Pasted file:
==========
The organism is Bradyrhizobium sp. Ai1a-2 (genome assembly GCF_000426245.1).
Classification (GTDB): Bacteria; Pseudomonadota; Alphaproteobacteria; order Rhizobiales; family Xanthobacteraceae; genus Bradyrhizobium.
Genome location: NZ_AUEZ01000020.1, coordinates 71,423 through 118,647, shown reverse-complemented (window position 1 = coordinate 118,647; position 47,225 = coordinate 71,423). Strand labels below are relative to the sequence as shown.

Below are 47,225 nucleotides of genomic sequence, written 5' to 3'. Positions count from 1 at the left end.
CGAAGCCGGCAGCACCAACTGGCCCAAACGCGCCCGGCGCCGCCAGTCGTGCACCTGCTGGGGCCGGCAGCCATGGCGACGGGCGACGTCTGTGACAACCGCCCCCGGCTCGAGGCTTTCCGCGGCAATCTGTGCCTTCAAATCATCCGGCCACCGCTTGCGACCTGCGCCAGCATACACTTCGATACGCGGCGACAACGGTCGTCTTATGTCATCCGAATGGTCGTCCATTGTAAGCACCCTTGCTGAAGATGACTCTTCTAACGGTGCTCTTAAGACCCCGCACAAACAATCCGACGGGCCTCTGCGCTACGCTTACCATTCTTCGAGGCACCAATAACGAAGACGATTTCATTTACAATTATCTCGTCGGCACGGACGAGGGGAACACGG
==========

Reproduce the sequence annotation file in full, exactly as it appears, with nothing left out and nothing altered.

The organism is Bradyrhizobium sp. Ai1a-2 (genome assembly GCF_000426245.1).
Classification (GTDB): Bacteria; Pseudomonadota; Alphaproteobacteria; order Rhizobiales; family Xanthobacteraceae; genus Bradyrhizobium.
Genome location: NZ_AUEZ01000020.1, coordinates 71,423 through 118,647, shown reverse-complemented (window position 1 = coordinate 118,647; position 47,225 = coordinate 71,423). Strand labels below are relative to the sequence as shown.

Below are 47,225 nucleotides of genomic sequence, written 5' to 3'. Positions count from 1 at the left end.
CGAAGCCGGCAGCACCAACTGGCCCAAACGCGCCCGGCGCCGCCAGTCGTGCACCTGCTGGGGCCGGCAGCCATGGCGACGGGCGACGTCTGTGACAACCGCCCCCGGCTCGAGGCTTTCCGCGGCAATCTGTGCCTTCAAATCATCCGGCCACCGCTTGCGACCTGCGCCAGCATACACTTCGATACGCGGCGACAACGGTCGTCTTATGTCATCCGAATGGTCGTCCATTGTAAGCACCCTTGCTGAAGATGACTCTTCTAACGGTGCTCTTAAGACCCCGCACAAACAATCCGACGGGCCTCTGCGCTACGCTTACCATTCTTCGAGGCACCAATAACGAAGACGATTTCATTTACAATTATCTCGTCGGCACGGACGAGGGGAACACGG